When it was 11 days to the 2019 general election, Nigerian students were greeted with the news of the suspension of three months strike embarked on by the Academic Staff Union of Universities (ASUU). It wasn’t so hard to tell that the Nigerian government was at its game of taking actions that would only cause a temporary relief and not a lasting solution.
As Nigerian students prepare to cast their votes on Saturday, February 16, many agree that the recent action by the federal government did not defy the fact that the present and past government had failed in making Nigeria better educationally. According to them, the numerous problems affecting public education in Nigeria would continue to exist until the government prioritise education and see that country’s future depended on it.
To Omolade Falobi, a student at the University of Ibadan, the best any Nigerian leadership could do educationally was to provide modern facilities for learning rather than teaching students with archaic systems.
According to her, the quality and relevance of what is learnt in the country don’t match with the international standard.
She said, “We are in a country where we have less than standard infrastructure to teach students what they really need to know in their disciplines, not what the structure has the capacity to teach. This has made our educational system purely theoretical with recycling of same old topics, with no consideration of improvements in the said fields.
“If we continue to follow this pattern, Nigerian students will not have what it takes to contribute their quota to national development or compete with students outside its borders.”
Lamenting the rate of incessant extortion from students, Deborah Adegboye, a student of the University of Lagos, believed that the Nigerian government could achieve more in the education sector if all of the funds generated in institutions were used for the right purposes.
She noted that investing in vocational training for students would help reduce the rate of unemployment and make students employers of labour after graduation.
She said, “The exploitation is unbearable. In my class, we are up to 200, and each student pays 15,000 as school fees; excluding other dues required of us. This would have been justified if the government invested as much as they collect from us. But the reverse is the case. Even, our lecturers extort us because of the government’s failure to pay them what they are entitled to.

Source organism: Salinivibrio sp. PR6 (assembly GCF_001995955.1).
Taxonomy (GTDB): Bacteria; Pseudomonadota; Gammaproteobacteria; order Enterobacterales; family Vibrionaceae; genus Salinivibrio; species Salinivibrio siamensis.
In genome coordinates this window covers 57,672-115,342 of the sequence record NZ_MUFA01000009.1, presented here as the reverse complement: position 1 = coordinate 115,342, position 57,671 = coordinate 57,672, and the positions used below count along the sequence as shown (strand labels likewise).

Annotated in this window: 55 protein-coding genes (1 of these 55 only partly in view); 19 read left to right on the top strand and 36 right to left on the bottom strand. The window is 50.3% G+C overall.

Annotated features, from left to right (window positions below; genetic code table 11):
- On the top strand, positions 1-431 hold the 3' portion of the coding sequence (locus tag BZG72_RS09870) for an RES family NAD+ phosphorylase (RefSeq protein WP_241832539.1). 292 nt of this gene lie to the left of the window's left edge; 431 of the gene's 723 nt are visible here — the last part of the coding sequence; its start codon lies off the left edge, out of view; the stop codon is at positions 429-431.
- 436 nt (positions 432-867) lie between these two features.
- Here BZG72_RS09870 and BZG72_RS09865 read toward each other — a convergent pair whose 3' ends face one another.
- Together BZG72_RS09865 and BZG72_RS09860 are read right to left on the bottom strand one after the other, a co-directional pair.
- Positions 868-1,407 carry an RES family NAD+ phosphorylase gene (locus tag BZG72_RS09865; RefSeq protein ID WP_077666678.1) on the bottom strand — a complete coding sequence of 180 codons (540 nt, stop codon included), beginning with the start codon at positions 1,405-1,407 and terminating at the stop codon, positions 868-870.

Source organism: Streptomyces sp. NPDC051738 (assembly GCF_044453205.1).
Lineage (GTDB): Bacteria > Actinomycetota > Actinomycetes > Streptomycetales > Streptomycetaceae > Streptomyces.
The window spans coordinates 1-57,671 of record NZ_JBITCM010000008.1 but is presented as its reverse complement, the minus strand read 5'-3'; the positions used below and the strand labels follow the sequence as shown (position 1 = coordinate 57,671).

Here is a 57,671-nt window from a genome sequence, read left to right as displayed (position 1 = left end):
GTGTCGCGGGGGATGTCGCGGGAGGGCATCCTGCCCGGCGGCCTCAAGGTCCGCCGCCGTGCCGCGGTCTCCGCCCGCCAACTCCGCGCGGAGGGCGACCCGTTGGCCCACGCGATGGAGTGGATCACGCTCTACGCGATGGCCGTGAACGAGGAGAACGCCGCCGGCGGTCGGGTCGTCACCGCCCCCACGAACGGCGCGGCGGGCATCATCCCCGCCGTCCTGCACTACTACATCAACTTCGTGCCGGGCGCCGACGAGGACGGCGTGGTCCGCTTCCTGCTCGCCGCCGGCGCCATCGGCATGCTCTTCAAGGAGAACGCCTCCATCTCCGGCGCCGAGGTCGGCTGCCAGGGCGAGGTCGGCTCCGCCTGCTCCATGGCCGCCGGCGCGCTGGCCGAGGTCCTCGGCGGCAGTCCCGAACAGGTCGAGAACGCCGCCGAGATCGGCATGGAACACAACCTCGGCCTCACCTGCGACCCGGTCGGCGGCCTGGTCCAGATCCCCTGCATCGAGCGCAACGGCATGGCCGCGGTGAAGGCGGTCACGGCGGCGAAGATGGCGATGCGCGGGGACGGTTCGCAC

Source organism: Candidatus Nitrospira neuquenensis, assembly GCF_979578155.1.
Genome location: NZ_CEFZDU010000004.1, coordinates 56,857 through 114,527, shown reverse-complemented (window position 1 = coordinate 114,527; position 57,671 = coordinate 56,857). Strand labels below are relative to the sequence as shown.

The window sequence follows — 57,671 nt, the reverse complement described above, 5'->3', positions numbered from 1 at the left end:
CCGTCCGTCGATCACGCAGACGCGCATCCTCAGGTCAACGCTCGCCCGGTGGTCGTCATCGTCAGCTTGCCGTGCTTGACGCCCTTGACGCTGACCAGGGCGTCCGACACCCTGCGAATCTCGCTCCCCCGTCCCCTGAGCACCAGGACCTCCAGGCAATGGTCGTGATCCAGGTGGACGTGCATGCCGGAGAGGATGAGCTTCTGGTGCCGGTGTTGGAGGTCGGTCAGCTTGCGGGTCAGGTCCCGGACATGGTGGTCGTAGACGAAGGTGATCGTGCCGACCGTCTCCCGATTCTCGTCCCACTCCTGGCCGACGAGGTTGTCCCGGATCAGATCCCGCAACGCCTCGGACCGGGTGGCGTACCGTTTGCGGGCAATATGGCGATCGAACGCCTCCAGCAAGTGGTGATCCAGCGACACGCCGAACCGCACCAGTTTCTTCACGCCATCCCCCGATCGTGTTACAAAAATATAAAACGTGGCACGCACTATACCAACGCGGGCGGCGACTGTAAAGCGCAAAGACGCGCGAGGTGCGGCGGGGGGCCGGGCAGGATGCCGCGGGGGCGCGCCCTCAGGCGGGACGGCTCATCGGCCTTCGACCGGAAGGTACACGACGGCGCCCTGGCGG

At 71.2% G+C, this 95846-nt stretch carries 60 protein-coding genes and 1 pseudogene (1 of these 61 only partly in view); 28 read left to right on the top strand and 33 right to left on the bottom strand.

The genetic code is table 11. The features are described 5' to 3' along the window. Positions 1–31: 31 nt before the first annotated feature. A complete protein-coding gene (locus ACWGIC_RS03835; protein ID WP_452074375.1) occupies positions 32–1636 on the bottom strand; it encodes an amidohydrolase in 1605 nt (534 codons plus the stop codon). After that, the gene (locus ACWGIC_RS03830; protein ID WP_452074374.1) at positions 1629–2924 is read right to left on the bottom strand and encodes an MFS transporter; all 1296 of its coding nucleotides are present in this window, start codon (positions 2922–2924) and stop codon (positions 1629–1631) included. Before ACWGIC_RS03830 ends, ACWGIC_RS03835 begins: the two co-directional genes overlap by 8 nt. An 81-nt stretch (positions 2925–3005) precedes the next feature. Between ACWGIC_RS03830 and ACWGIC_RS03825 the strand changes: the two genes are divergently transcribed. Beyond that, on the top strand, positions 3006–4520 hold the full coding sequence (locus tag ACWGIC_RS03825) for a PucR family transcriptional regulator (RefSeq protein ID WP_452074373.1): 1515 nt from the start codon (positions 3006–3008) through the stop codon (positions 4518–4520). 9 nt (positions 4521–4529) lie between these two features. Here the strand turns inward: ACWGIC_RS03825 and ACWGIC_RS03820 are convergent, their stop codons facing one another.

“We want a future where students learn in a conducive environment, students gain employment as soon as they finish from school, they are tutored on life after graduation, and also provided with entrepreneurial skills”, she added.
On her part, Mercy Eleregbe, a student of the Michael Okpara University of Agriculture, called for the need to put an end to incessant strikes in all federal and state institutions.
According to her, schools rarely go on strike in another clan. But in Nigeria, there is always a reason for either the academic or non-academic staff to be off work for months at the detriment of Nigerian students.
“It is so annoying that inconsistency makes one spend more than expected years in school, studying a course that the government has not adequately provided for,” she added.
Also, an A-Level student, Temiloluwa Akinleye, decried the extent at which favouritism had denied many qualified candidates from gaining admission into schools across the country.
“The Nigeria we have today is one where you don’t get admitted into school by merit, rather it’s by how many influential people you know; thereby making those who qualify to remain at home while those who do not actually deserve to be in school are the ones who secure admission. As long as they have connections,” she explained.
The Director of Campus Affairs, National Association of Nigerian Students (NANS), Comrade Ayodele Oyedokun enjoined the government to fulfil its part of all agreements made with all education stakeholders, in order to ensure stability in the system. He also emphasised the need for the government to place more priority on the education sector, as this was necessary for reviving the system.
“We want a government that will take everything about Nigerian education from elementary to tertiary level seriously. Even though we can’t have a free education in Nigeria, at least we should pay less; unlike the incessant increment effected by state and federal universities.”
“Also, the government should allocate more funds to education in the budget. Enough of allocating less than 10 per cent that can barely fund education. At least, 25 per cent of the budgets should be allocated to the sector, if we are ready to move forward.